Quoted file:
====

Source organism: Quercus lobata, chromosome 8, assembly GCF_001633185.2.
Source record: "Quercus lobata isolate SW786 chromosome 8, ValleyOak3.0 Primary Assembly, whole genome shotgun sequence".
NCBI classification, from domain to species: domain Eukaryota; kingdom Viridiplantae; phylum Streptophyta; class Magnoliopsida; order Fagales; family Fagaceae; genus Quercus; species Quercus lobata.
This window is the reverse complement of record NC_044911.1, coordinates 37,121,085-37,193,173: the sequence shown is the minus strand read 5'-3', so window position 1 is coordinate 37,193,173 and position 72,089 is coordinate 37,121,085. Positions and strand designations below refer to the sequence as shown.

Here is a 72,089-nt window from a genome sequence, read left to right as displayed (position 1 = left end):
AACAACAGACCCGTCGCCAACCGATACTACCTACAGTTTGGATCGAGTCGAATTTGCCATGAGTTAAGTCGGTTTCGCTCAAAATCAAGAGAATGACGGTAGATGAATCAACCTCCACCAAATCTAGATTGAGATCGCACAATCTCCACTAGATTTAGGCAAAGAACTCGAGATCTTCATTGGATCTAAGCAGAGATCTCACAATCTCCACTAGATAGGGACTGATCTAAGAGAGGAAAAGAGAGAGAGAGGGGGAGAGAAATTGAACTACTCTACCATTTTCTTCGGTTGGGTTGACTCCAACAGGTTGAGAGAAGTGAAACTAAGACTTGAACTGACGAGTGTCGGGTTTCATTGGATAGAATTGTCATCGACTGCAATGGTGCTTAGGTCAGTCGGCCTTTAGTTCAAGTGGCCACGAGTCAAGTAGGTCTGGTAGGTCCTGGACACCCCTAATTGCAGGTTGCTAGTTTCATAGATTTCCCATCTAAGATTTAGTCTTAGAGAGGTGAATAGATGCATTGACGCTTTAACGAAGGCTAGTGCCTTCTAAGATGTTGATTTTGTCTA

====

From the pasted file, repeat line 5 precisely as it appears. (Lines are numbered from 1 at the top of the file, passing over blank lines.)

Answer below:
Here is a 72,089-nt window from a genome sequence, read left to right as displayed (position 1 = left end):